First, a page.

Once we got into our assigned design groups, that is from day one, I knew that this project would be a long, crazy and bumpy road. I had a large mix of students in my group of six, from hard workers to not-so-hard-workers to right in the middle. I am a natural control freak, over achiever and leader. I stepped up right away as a leader and facilitator of the group. This was no easy task at all. From the beginning, I would get stressed and overwhelmed by the work load.
There was so much to do. Not only did I chose to not to the regular “ground” requirements and want to go above and beyond, but I took on the role of keeping my group together, making sure they were on task too. I was constantly stressed, I didn’t know how we’d get everything done in time. I had very high standards of myself, my group and our work. I held on tightly to the control I took on. This was not a good habit for me. I kept going and talking with my teacher, Mr. Sevilla about how I was feeling. He would comfort me and help me get my thoughts and work under control.
I worked so hard on this project wanting it to be the absolute best that it could be. I created a main vignette of what the area looked like from above, as well as four other smaller drawings from other angles, an elevation drawing, the text for our board, creating a booklet with extra information, lots of research of plants and resources and cost and keeping my group together. It was a lot, so much more than I should have done or what was expected on me.
I learned so many valuable lessons from this incredible experience. Once, of course, was simply the wide art of landscaping. People really don’t appreciate it or acknowledge as much as they should, I know I do now. I also have learned how to have a landscape mindset, to see things differently though the eyes of a landscaper. I also took away so many things that apply to my heart and mind. I really learned that I need to let go of my expectations of myself and others. It’s ok that things don’t go the way I want them to go. Also learning to pull back was important for me. After Thanksgiving break, I really starting applying these things, I pulled back more and let go of how I wanted things to be. I felt so much more relaxed and at peace. Looking back, I think that I was trying to find my worth in this project. I feel that I also took away that my worth and identity is not found in how well or hard I work in school or how beautiful my design board is and I can apply these lessons throughout the rest of my life.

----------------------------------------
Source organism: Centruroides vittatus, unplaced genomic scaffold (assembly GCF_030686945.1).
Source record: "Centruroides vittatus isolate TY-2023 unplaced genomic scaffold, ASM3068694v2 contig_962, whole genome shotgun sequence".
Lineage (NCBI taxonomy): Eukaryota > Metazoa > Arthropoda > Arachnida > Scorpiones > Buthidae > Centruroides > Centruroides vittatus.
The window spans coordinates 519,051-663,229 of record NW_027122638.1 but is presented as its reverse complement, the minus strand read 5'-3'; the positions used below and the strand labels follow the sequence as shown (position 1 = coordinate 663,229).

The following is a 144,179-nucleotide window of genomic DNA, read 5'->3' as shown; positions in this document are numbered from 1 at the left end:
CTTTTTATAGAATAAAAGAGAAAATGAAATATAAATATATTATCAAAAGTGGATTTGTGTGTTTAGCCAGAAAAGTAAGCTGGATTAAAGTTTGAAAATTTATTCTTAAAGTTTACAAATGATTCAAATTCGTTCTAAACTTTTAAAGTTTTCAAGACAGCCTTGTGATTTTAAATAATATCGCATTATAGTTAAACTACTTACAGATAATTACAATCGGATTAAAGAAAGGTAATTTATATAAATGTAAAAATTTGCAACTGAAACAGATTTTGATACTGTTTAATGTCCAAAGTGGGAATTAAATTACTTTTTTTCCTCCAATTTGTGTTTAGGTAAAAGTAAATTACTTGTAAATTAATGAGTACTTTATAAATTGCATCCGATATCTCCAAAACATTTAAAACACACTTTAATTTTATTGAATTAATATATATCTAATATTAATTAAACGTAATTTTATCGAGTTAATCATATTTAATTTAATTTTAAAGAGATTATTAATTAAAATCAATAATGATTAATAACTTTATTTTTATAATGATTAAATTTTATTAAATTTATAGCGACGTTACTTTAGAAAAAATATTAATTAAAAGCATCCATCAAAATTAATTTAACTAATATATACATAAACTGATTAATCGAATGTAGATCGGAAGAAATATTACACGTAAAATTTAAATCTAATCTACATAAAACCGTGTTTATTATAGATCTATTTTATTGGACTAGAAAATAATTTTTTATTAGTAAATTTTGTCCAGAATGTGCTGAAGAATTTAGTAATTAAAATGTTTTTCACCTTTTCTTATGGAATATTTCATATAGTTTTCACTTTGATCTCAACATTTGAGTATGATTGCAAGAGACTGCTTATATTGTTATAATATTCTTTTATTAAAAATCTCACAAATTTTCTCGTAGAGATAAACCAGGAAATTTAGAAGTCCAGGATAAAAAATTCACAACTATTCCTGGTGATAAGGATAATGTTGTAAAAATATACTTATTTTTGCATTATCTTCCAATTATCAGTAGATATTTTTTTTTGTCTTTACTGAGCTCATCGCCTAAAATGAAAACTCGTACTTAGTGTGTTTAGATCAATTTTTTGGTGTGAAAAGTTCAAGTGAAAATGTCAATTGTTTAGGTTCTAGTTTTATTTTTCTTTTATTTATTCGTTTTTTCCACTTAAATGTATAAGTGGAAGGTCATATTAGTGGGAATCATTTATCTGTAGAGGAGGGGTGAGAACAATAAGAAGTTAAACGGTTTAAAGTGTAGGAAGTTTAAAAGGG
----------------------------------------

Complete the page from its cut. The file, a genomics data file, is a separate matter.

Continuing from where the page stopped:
In the end, everything came together amazingly. All the work got done and everyone pulled through with their work. I was so proud of what created, it turned out so well. My friends, peers and family were so impressed and I was so pleased with my work. I loved this project and all I took away, every up and down.
At the end of the projects students will have produced graphical representation of survey data, created drafts of scale drawings, a 3D model, perspective drawings, budgets, and a presentation of their design to a panel of professionals and invested parties